At the end of it all, what truly contributed to Pantheacon’s actual safety was a combination of dedicated volunteers that perpetually fought for safety policies to be implemented and enforced by the Con leadership and individual groups with suites that created strong and clear safety and inclusion policies and strictly enforced those policies at the doors of their suites. Pantheacon suffered greatly from the “can’t we all get along” attitude that it was founded on being in conflict with the emerging safety needs and concerns of the greater community. They tried to adjust to the changing times and were often held back by a leadership that was woefully unprepared and often unwilling to confront bad behaviors especially among their peers.


So here we are, the world around us is becoming far more dangerous and the larger communities that we are part of are a bit of a trash fire and cannot be relied upon to be the safe nourishing places that we need them to be. How do we move forward and build the relationships that we need within our greater communities when so many of the leaders and members of those larger communities are either dangerous narcissists, bigoted charlatans, or just too comfortable or cowardly to stand up when someone is behaving poorly? How do we stand together when we must?


Our future requires strong and safe communities where people are able to live, grow, love, and connect with their Gods or the unknown and those places must be boldly and firmly defended from those whose beliefs and prejudices will put you and your’s at risk. We need warriors with spears at the gates of every nourishing hearth fire, we must defend what is valuable and vulnerable from those who would do harm.
We must also work to reach out and work together on larger issues. Our various smaller communities need to learn to work together even when they don’t agree, but also must maintain basic human decency and work to create spaces that are free from the worst offenders and most dangerous individuals. We can build these larger coalitions and events but must also be honest and clear about the actual level of safety that these spaces can or are willing to provide. Most importantly, in providing the clarity that we need to maintain a larger group or event, we must be clear about the real risks and dangers that these events create and we must never expect marginalized people to attend them. Walking into a space that is not secure needs to be a choice and individuals need to have to option to opt in to this level of community but still have their voices heard by the larger community.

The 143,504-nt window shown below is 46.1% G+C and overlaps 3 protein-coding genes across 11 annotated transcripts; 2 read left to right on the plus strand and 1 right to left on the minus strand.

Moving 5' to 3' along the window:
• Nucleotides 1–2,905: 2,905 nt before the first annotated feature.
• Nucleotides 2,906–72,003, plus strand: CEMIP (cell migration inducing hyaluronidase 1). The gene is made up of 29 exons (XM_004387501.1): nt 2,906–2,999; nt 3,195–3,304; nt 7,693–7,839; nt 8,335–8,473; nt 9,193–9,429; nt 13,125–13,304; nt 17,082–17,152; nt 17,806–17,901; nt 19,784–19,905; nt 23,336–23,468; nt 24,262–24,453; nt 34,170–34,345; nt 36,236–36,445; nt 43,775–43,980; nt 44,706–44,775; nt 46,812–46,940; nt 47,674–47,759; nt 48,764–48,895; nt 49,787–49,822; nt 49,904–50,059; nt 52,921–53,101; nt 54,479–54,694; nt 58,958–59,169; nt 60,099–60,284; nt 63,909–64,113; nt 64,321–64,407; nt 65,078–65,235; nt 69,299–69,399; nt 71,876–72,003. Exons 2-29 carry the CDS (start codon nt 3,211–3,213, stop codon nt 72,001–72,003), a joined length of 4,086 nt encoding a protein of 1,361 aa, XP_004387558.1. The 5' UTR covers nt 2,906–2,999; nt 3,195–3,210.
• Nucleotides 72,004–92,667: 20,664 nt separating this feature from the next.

Presently we find ourselves in a situation that can been seen as a reflection of where the Gauls sat pondering the onslaught of Caesar. We can recognize that our world is deteriorating rapidly around us and can clearly see that the people most like us are often people that cannot be always trusted or relied upon and like what befell the Gauls our enemies will use that mistrust of each other to weaken and dishearten us. We know that our future will rely on alliances and trust and don’t know who we are able to trust and ally with. We will find ourselves needing each other to survive soon and the network our smaller groups is broken and cloudy, and we are often unable to tell friend from foe.
As we step forward into an uncertain future we must rely on our clarity, honesty, and instincts to protect us and inform our choices while being aware of the rising tide of misinformation that we are being fed.


Moving forward, we need bright and welcoming hearth fires guarded by sharp spears and keen eyes. We need visible welcoming policies that make clear what behavior is expected in our spaces and those policies must me upheld. We need to stand together while still recognizing and respecting our differences while we also vigorously protecting those that need protecting.
To survive our communities need strong warriors, nourishing healers, and wise leadership.
Without that we are lost.

The Vercingetorix Monument at Alesia
(shown here with his girlfriend)

2 thoughts on “The Hearth Fire and the Spear at the Gate: Hospitality in Unsafe Communities

  1. Great post! There’s so much to ponder here. I’m a Death Midwife and largely serve Deities of death (mainly Kemetic) in my personal and small group temple-based devotional practices. When I make spiritual pilgrimages to places of historical trauma, I feel compelled to perform public rituals of mourning for the peoples who were massacred/displaced at those sites. In the ancient Near East, particularly in Egypt, such rituals were often civic, encompassing large swaths of community engagement. I’m looking to revive that tradition in concert with other Polytheist, Pagan, and occult groups in and around Chicago. In my own Chicago neighborhood, which is built atop a mass paupers’ grave that dates to the mid-nineteenth century (I had no clue about the neighborhood’s sad history when I became a first-time home buyer a few years ago), I find it’s the spirits of the human dead–not so much the land spirits, who seem to exude a great degree of resiliency–who demand acknowledgement and communally witnessed grief in order to heal and release themselves from earth-bound attachment. It can be heartbreaking and certainly exhausting work; I wish more Pagans recognized this need. British occultist Peter Grey outlined a brilliant manifesto on processing the collective trauma inflicted by Abrahamic monotheism in the West through what amounts to Death Midwifery in his essay, “Apocalyptic Witchcraft.” It’s a cri de coeur that I wish more Pagans would read, share, and discuss!

    Liked by 1 person

    • I definitely think that these places want to be visited and honored.
      What been interesting is that the needs of the dead in each place can be very different.
      Mona wanted us to feel their pain and had parts of their story that they needed to tell.
      The famine graves in Ireland wanted to be remembered.
      The dead of Gaul was very clearly concerned about hospitality .
      There’s too much to say about the catacombs of Paris. I’m still processing that
      🙂

      Liked by 1 person